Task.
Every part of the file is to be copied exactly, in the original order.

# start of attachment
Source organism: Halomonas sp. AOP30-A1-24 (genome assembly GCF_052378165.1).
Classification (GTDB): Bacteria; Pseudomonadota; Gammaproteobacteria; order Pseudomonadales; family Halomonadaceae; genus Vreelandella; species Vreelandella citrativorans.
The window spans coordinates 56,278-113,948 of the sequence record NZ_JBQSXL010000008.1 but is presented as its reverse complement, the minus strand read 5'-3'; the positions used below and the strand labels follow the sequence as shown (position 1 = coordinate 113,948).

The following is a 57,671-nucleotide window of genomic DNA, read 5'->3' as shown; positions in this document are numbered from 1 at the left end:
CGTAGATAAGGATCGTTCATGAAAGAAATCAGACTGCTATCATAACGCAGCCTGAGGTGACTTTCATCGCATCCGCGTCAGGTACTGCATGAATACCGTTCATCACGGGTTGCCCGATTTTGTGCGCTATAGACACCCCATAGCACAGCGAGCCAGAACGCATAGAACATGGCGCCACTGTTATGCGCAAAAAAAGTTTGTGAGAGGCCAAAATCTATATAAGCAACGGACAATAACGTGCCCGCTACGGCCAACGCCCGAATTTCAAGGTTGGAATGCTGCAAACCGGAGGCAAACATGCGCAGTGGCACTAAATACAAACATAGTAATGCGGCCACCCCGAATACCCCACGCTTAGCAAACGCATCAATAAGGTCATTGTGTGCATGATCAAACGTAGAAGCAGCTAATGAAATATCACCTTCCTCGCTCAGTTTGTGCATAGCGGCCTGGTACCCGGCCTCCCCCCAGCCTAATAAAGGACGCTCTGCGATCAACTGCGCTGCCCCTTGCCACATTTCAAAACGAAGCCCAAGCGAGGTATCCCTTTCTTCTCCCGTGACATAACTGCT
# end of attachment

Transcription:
Source organism: Halomonas sp. AOP30-A1-24 (genome assembly GCF_052378165.1).
Classification (GTDB): Bacteria; Pseudomonadota; Gammaproteobacteria; order Pseudomonadales; family Halomonadaceae; genus Vreelandella; species Vreelandella citrativorans.
The window spans coordinates 56,278-113,948 of the sequence record NZ_JBQSXL010000008.1 but is presented as its reverse complement, the minus strand read 5'-3'; the positions used below and the strand labels follow the sequence as shown (position 1 = coordinate 113,948).

The following is a 57,671-nucleotide window of genomic DNA, read 5'->3' as shown; positions in this document are numbered from 1 at the left end:
CGTAGATAAGGATCGTTCATGAAAGAAATCAGACTGCTATCATAACGCAGCCTGAGGTGACTTTCATCGCATCCGCGTCAGGTACTGCATGAATACCGTTCATCACGGGTTGCCCGATTTTGTGCGCTATAGACACCCCATAGCACAGCGAGCCAGAACGCATAGAACATGGCGCCACTGTTATGCGCAAAAAAAGTTTGTGAGAGGCCAAAATCTATATAAGCAACGGACAATAACGTGCCCGCTACGGCCAACGCCCGAATTTCAAGGTTGGAATGCTGCAAACCGGAGGCAAACATGCGCAGTGGCACTAAATACAAACATAGTAATGCGGCCACCCCGAATACCCCACGCTTAGCAAACGCATCAATAAGGTCATTGTGTGCATGATCAAACGTAGAAGCAGCTAATGAAATATCACCTTCCTCGCTCAGTTTGTGCATAGCGGCCTGGTACCCGGCCTCCCCCCAGCCTAATAAAGGACGCTCTGCGATCAACTGCGCTGCCCCTTGCCACATTTCAAAACGAAGCCCAAGCGAGGTATCCCTTTCTTCTCCCGTGACATAACTGCT